In the coming year, I really want someone to stand up – and I really hope it will be Ed Miliband – to say something along the lines of: I’m a migrant, you’re a migrant, some of my best friends are migrants. Some came as children, some fleeing, others as students. They have brought things to us and have adapted to the ways in which we do things, strange though we have sometimes found each other.

Some of them came further back in the past, to fight alongside us when things were dark. They fought against an ideology that said that some people were made superior by blood and biology and that put millions to death to preserve this nonsensical pseudo-scientific theory of racial purity.

We, the descendents of those that fought together against it, refute that ideology completely. We know that although we are an island, we have never been insular. Rather, our influence has always extended beyond our shores. Our language has travelled around the globe and, despite the fact that our influence has not always been benign, our hope is that our words can become something of a unifier.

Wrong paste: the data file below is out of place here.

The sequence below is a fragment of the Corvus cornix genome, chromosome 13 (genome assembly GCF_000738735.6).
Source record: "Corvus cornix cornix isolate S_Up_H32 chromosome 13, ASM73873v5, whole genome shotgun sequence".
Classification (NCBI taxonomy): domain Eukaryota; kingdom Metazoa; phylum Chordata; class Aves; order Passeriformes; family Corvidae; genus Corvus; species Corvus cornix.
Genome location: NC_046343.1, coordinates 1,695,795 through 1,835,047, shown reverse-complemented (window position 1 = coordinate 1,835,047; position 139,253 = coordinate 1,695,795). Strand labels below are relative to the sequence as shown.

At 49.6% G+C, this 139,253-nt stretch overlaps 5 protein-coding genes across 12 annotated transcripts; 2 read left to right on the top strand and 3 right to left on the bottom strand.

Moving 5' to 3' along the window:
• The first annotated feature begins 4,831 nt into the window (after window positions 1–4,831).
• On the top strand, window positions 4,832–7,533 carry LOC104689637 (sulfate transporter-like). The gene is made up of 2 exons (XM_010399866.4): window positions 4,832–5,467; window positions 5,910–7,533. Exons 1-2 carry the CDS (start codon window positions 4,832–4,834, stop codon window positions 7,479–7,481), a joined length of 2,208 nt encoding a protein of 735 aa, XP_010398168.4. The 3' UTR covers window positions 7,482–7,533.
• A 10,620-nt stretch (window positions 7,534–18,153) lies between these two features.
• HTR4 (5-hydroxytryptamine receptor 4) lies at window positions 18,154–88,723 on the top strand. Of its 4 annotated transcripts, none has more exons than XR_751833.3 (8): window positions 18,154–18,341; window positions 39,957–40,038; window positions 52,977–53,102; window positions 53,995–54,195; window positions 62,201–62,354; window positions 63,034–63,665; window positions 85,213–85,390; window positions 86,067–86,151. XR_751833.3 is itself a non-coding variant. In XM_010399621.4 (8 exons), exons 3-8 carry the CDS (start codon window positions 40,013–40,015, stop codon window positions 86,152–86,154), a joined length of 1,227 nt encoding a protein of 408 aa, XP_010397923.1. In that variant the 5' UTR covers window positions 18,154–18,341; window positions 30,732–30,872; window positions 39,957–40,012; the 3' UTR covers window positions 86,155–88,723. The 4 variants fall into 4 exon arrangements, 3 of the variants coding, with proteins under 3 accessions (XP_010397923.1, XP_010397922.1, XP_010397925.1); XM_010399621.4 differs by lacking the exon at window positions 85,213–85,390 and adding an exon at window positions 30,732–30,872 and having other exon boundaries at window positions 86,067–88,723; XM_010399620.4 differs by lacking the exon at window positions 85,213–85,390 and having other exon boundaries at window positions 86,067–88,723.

What would Britain be without immigration? Perhaps our roads would be muddier and wonkier, our castles made of wood, not stone, and large swathes of it might be forest, not farmland. More recent arrivals have brought food, music and literature: the joys of life. Migrants, their children and grandchildren, have nursed us through sickness, taught our children and built our houses. They serve as magistrates, stand as MPs, read the nightly news. They are as bound into the fabric of our country as a plant from the Americas is to our soil and our diets.

Anybody with any sense can see that strength comes from this, not some outdated, horrendous notion of ‘purity’ or ‘separateness’, but a blending and mixing of backgrounds, experiences and histories that creates a patchwork, linking us to Europe, the Americas, Africa and Asia. We are joined via great-grandparents who perhaps had to leave or perhaps chose to, and decided to come – perhaps a little reluctantly – to the industrial powerhouse that we were, leaving behind more pleasing scenes that would never entirely leave their hearts.

Perhaps those migrants came because they believed us when we spoke of our love of fair play and justice, of ‘live and let live’. They might have come because we never surrendered, never gave in to the jack-boots, because we fought on the beaches. That makes it even more ridiculous to me that today, the political descendents of those who did take money from fascist dictators, who donned their black shirts and silver flashes, who shouted ‘Death to Jews’ or trumpeted ‘Hurrah for the Blackshirts’, now seek to convince us that they hold the key to what Britishness is and that they are the keepers of the flame. It is rubbish.